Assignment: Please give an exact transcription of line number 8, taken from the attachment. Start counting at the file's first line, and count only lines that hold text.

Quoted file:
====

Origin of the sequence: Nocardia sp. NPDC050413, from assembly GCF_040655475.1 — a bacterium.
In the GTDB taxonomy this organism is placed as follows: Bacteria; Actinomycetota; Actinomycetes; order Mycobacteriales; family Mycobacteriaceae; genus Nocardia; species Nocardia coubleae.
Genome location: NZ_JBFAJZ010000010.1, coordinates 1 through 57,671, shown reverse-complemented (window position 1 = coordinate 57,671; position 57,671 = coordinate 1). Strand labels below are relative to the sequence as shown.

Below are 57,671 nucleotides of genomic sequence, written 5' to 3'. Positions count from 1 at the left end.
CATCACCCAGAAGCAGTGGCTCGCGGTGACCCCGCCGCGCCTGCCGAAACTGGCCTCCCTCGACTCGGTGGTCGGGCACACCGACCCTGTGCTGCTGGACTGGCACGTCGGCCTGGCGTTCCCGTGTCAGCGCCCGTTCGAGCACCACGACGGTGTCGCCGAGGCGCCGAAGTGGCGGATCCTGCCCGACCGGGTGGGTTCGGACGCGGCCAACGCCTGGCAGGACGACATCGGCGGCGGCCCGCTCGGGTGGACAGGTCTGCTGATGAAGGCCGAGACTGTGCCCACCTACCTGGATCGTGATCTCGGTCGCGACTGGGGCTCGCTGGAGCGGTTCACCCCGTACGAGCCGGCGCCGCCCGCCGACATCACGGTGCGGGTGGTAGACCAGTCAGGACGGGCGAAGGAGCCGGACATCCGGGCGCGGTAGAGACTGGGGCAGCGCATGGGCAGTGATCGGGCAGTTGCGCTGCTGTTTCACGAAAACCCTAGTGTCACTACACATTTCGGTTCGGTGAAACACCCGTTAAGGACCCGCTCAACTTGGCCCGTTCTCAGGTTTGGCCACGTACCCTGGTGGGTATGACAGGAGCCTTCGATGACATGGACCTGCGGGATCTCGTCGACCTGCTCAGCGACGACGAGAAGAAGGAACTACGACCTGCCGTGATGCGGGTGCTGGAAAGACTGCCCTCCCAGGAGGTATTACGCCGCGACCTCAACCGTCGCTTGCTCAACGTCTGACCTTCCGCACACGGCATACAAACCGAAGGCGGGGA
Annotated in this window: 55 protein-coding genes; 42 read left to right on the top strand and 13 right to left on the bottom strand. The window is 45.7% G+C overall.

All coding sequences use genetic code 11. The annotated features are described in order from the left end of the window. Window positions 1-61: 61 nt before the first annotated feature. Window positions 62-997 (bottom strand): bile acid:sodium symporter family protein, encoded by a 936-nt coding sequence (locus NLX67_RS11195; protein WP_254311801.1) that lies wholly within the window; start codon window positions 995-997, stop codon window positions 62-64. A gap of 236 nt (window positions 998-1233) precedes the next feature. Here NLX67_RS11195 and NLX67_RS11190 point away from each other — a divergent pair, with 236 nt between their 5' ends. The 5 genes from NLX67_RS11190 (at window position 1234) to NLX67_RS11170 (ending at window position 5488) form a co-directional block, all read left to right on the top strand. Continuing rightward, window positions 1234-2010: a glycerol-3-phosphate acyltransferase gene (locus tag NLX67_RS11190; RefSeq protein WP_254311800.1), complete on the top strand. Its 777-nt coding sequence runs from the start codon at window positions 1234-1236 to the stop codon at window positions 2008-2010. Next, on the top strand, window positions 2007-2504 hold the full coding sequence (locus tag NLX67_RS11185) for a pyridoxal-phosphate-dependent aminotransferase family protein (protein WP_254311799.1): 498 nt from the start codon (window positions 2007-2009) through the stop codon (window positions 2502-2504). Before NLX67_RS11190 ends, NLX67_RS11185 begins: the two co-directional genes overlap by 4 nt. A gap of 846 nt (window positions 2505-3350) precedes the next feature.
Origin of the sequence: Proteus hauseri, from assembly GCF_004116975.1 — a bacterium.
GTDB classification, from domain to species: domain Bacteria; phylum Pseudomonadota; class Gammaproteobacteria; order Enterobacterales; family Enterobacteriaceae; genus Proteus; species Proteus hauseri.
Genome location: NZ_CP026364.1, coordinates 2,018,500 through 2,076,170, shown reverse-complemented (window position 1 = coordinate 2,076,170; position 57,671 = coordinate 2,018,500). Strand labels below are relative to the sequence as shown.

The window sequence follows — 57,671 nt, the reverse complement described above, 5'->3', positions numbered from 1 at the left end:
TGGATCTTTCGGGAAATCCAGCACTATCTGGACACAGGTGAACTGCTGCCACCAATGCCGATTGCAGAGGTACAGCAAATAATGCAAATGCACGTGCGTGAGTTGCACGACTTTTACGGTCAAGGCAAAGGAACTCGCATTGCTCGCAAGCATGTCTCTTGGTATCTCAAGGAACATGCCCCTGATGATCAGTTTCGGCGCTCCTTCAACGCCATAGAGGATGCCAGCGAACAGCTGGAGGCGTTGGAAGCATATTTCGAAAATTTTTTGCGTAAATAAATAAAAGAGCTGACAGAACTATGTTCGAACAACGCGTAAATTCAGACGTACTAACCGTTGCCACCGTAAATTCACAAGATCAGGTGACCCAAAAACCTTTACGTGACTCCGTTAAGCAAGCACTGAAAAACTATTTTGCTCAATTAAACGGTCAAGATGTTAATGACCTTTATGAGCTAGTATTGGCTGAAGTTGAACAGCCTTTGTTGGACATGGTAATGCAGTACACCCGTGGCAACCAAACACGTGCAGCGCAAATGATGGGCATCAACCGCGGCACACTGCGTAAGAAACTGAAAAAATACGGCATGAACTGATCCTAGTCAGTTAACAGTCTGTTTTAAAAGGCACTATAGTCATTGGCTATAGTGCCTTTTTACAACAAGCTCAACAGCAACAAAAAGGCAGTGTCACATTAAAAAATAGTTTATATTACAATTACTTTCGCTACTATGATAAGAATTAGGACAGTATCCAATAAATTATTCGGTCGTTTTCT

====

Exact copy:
Origin of the sequence: Proteus hauseri, from assembly GCF_004116975.1 — a bacterium.